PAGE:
While (or is it whilst?) visiting Glasgow & environs last week, I was introduced to the sitcom, Still Game (available on Netflix). It’s about two widowers who share a council flat on the outskirts of Glasgow. They frequent the local pub where they round out their geriatric adventures with a few pints and, like all Glaswegians, the more they drink, the broader their accent. There is banter that, to my North American ear, is incomprehensible. That pretty much matches my real-life experience as a guest in Kirkintilloch with a room full of locals chatting up their Canadian friend while polishing off a couple bottles of Laphraoig. Apparently, they were speaking my mother tongue. They themselves acknowledged that it might sound foreign to me. That’s an understatement. There were times when I thought I was on another planet.
I love to go into Glasgow for the street photography. One morning, while (or is it whilst?) ambling down Sauchiehall Street, I noticed a man on a bench who was engaged in an animated conversation with a can of lager. It was all in that broad Glaswegian accent so I had no idea what he was saying. I doubled back for a better shot, at which point he caught sight of me and turned. At first, I thought I had captured yet another Scotsman on his way to a day-long bender with a siesta in an alley. It wasn’t until later, when I examined the photo more closely, that I realized something else might be happening. You will note the books peeking out of his coat pocket. The closest is a dog-eared copy of Shakespeare’s MacBeth, the Scottish tragedy. He wasn’t having a conversation with his can of lager; he was reciting lines. It got me to thinking about the performances of MacBeth I’ve seen, how the leading role is always played by a grand Shakespearean actor delivering his soliloquies in the Queen’s English. But really, wouldn’t it be more true to life if MacBeth were seriously pissed and spoke in a broad incomprehensible Glaswegian?
Accents and dialects are local. Like a pin on a map, they fix a person to a particular region. I’ve read statements from other photographers who extol their craft as a kind of universal speech. They tell us that images are like music: they are accessible across cultures; they bridge barriers of language. I’m not sure that’s a virtue. Maybe universality is possible only when it engages us in acts of erasure. A man walks down an alley with a cell phone pressed to his ear. Click. I catch him as he passes. The resulting image is easy to read. Perspective lines draw our eyes to the lightest part of the image somewhere at the end of the alley. The man is following those lines to that light place. Lines of perspective are a universal phenomenon. The alley could be anywhere, Manhattan, Kowloon. The movement from darkness to light has a Jungian appeal. But the image erases the gritty particularity of that locale off Buchanan Street. The smell of an old industrial town. The speech into the cell phone. Low. Not posh, like in Edinburgh. The distinctive traces of a paradoxical place that rejected independence from the UK, but also rejected the UK’s call to leave the EU. My image trashes all of that and leaves you with a simple (almost numbingly stupid) message.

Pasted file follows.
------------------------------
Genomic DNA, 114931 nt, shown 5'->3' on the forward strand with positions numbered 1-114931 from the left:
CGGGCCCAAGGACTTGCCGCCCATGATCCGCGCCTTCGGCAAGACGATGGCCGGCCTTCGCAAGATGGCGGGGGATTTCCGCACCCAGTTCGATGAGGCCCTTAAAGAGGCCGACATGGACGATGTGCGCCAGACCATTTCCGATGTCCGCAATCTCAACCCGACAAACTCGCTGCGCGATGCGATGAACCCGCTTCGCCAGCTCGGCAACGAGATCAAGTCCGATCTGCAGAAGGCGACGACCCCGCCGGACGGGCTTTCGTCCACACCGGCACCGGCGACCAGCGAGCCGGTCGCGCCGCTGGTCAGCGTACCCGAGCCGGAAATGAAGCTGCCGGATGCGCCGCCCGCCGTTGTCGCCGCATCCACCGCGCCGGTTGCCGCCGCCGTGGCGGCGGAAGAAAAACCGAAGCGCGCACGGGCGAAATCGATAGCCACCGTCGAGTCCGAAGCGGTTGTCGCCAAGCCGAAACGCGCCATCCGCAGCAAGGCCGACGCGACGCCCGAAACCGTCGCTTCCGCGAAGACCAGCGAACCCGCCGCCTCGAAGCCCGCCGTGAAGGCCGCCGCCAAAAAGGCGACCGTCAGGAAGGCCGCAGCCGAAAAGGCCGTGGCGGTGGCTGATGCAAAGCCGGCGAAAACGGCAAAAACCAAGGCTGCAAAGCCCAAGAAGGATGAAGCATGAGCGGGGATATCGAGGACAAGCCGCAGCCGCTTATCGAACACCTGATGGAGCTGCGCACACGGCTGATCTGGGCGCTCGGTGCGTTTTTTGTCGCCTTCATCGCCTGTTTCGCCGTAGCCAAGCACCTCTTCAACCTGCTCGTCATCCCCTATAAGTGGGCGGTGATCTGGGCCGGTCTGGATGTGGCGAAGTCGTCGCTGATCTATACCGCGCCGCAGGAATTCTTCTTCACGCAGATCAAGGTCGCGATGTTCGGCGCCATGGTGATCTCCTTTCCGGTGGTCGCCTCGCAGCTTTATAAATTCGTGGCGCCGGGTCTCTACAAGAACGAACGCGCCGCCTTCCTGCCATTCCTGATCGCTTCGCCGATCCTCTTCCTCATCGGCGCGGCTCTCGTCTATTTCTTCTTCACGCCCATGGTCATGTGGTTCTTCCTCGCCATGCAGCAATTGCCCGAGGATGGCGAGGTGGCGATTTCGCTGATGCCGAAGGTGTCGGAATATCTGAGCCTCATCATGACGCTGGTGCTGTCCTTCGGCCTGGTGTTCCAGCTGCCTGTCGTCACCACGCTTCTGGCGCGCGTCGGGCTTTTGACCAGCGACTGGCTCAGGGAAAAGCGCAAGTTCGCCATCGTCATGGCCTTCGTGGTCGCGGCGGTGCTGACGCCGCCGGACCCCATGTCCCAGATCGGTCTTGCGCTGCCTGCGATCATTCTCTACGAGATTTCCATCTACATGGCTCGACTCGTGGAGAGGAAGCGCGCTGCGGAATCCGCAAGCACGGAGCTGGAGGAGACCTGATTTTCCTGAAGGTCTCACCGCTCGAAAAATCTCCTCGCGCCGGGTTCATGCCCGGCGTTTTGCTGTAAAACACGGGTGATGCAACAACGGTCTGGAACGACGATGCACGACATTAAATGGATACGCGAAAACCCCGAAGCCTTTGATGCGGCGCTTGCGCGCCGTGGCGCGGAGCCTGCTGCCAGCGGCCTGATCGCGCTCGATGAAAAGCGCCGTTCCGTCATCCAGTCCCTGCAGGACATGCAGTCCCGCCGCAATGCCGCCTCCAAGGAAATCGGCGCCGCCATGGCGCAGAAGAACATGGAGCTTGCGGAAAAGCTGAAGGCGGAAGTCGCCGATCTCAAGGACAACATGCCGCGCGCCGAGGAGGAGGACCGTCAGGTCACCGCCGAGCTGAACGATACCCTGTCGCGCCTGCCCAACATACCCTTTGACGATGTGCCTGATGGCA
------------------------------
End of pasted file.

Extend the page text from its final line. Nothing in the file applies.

A man reading a newspaper raises similar issues. A mass-media rag owned by which corporate conglomerate? With headquarters where? Paying dividends to shareholders around the globe? It offers local news, but filtered through a formula that gets applied on every continent. I critique what I see, but how am I any better than the rag? I internalize big media’s visual formulas and filter everything I see, even everything I see critically, through its assumptions. In the background, a kid plays a guitar. Maybe he’s like me. Maybe he craves to maintain his status as an outlier, to sing with integrity, to honour his local culture. But he can’t help himself. He’s listened to too many top-40 radio stations (or the online equivalent). He’s internalized the demand for slick mediocrity.